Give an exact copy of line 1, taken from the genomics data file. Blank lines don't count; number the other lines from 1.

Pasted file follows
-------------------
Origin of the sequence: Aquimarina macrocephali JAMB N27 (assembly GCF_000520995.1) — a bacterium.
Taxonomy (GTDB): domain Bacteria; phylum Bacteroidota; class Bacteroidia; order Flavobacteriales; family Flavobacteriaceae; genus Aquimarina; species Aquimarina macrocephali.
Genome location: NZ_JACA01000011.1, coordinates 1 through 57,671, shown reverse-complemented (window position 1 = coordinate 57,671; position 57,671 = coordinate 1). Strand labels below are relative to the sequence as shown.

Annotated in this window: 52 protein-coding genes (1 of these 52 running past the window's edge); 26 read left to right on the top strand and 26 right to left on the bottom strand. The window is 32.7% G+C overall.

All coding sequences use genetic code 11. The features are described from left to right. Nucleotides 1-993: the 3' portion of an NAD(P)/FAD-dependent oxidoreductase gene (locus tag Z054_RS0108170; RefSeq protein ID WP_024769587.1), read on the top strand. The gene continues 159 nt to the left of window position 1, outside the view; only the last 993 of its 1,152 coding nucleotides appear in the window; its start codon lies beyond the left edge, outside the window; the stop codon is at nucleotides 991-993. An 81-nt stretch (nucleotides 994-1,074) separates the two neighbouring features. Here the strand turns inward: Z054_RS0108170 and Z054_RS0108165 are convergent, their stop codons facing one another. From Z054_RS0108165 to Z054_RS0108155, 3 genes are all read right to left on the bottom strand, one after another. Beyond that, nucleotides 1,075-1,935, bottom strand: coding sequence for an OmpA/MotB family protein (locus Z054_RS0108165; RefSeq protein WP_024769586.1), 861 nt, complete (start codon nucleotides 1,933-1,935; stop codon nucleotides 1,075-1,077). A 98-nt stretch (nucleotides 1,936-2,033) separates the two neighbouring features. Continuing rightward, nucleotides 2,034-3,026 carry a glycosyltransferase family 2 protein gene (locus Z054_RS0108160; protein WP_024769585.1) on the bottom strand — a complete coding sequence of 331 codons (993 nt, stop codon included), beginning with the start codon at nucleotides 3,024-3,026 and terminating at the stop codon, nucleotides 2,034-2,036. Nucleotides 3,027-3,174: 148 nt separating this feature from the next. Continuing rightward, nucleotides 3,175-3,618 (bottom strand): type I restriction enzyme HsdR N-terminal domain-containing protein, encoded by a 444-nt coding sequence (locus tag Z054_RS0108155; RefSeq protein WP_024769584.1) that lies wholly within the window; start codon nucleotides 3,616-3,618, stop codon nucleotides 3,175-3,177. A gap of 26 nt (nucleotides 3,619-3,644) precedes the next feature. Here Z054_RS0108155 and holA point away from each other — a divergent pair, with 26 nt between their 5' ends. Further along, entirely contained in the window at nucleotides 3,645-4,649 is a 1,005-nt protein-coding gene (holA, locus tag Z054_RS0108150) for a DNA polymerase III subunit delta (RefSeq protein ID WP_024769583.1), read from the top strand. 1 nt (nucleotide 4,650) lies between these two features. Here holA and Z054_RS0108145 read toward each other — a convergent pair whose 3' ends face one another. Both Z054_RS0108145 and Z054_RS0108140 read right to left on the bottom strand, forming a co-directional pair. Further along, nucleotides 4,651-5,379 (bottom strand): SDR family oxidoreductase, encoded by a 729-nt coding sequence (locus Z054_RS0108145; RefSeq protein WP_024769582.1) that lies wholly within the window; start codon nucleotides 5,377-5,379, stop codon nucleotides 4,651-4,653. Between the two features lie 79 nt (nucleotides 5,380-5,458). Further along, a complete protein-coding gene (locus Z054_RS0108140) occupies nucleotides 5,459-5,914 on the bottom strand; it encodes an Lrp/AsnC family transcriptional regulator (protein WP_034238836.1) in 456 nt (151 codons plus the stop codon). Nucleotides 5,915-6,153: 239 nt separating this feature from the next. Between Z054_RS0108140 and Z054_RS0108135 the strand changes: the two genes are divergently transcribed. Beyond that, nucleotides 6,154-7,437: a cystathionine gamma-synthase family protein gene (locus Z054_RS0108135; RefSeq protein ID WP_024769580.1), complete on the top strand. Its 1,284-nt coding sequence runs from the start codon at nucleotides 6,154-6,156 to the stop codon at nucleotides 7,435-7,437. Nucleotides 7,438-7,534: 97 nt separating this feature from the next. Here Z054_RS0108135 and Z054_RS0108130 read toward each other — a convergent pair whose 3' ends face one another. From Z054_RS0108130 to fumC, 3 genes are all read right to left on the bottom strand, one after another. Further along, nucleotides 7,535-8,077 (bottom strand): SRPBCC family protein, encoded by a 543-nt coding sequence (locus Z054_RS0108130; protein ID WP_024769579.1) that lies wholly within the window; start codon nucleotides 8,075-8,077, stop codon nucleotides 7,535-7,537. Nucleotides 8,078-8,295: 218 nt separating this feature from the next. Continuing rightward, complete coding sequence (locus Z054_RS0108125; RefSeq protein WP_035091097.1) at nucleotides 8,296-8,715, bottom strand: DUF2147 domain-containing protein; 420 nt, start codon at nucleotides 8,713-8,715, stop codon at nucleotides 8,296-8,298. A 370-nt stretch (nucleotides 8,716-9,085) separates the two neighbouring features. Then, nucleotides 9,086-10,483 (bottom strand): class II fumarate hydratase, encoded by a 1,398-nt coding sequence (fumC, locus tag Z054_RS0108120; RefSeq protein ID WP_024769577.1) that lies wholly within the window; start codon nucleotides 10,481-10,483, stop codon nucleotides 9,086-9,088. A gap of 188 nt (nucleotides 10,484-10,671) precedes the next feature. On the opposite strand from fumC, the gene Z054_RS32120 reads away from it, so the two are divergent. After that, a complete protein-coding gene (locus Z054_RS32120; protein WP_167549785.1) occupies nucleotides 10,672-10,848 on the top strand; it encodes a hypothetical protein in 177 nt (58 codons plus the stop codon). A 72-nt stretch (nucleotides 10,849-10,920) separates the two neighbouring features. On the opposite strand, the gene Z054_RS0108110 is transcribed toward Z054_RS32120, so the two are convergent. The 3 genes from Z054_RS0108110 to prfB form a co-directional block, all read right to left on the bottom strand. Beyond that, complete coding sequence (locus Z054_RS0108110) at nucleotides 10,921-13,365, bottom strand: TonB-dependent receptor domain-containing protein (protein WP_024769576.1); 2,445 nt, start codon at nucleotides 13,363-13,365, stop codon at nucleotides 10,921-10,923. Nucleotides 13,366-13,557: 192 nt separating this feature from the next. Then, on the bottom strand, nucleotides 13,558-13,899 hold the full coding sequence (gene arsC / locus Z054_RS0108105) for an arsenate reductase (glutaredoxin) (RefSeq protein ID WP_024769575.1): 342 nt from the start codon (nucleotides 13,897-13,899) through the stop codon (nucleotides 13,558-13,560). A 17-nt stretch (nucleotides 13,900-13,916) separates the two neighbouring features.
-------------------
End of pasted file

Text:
Origin of the sequence: Aquimarina macrocephali JAMB N27 (assembly GCF_000520995.1) — a bacterium.